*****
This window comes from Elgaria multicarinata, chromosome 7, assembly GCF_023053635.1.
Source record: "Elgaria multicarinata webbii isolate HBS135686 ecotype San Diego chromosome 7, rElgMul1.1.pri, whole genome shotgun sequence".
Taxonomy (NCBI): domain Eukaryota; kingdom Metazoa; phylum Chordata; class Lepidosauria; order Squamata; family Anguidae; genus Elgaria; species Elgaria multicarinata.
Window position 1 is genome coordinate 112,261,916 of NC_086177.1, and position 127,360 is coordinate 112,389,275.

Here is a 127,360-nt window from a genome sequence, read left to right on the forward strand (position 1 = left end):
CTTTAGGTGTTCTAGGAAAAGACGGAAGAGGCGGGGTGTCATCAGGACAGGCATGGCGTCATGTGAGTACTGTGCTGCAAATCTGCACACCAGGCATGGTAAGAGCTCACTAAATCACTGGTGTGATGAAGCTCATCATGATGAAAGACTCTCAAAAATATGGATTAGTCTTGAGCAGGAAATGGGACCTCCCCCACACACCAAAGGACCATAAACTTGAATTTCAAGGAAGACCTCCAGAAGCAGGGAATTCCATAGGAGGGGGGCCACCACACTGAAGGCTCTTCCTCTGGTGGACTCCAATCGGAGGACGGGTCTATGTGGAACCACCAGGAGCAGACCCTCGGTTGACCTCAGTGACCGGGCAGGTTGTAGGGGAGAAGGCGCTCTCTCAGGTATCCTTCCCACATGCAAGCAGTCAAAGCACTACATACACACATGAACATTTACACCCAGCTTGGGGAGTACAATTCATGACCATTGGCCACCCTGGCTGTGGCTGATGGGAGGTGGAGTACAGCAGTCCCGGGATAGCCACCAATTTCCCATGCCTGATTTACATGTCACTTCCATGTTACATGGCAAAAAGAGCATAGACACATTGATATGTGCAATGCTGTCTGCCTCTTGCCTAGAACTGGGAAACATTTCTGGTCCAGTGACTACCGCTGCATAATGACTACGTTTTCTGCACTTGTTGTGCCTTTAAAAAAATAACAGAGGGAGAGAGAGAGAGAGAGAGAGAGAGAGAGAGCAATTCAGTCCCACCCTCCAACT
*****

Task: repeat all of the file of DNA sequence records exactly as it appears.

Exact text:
This window comes from Elgaria multicarinata, chromosome 7, assembly GCF_023053635.1.
Source record: "Elgaria multicarinata webbii isolate HBS135686 ecotype San Diego chromosome 7, rElgMul1.1.pri, whole genome shotgun sequence".
Taxonomy (NCBI): domain Eukaryota; kingdom Metazoa; phylum Chordata; class Lepidosauria; order Squamata; family Anguidae; genus Elgaria; species Elgaria multicarinata.
Window position 1 is genome coordinate 112,261,916 of NC_086177.1, and position 127,360 is coordinate 112,389,275.

Here is a 127,360-nt window from a genome sequence, read left to right on the forward strand (position 1 = left end):
CTTTAGGTGTTCTAGGAAAAGACGGAAGAGGCGGGGTGTCATCAGGACAGGCATGGCGTCATGTGAGTACTGTGCTGCAAATCTGCACACCAGGCATGGTAAGAGCTCACTAAATCACTGGTGTGATGAAGCTCATCATGATGAAAGACTCTCAAAAATATGGATTAGTCTTGAGCAGGAAATGGGACCTCCCCCACACACCAAAGGACCATAAACTTGAATTTCAAGGAAGACCTCCAGAAGCAGGGAATTCCATAGGAGGGGGGCCACCACACTGAAGGCTCTTCCTCTGGTGGACTCCAATCGGAGGACGGGTCTATGTGGAACCACCAGGAGCAGACCCTCGGTTGACCTCAGTGACCGGGCAGGTTGTAGGGGAGAAGGCGCTCTCTCAGGTATCCTTCCCACATGCAAGCAGTCAAAGCACTACATACACACATGAACATTTACACCCAGCTTGGGGAGTACAATTCATGACCATTGGCCACCCTGGCTGTGGCTGATGGGAGGTGGAGTACAGCAGTCCCGGGATAGCCACCAATTTCCCATGCCTGATTTACATGTCACTTCCATGTTACATGGCAAAAAGAGCATAGACACATTGATATGTGCAATGCTGTCTGCCTCTTGCCTAGAACTGGGAAACATTTCTGGTCCAGTGACTACCGCTGCATAATGACTACGTTTTCTGCACTTGTTGTGCCTTTAAAAAAATAACAGAGGGAGAGAGAGAGAGAGAGAGAGAGAGAGAGAGCAATTCAGTCCCACCCTCCAACT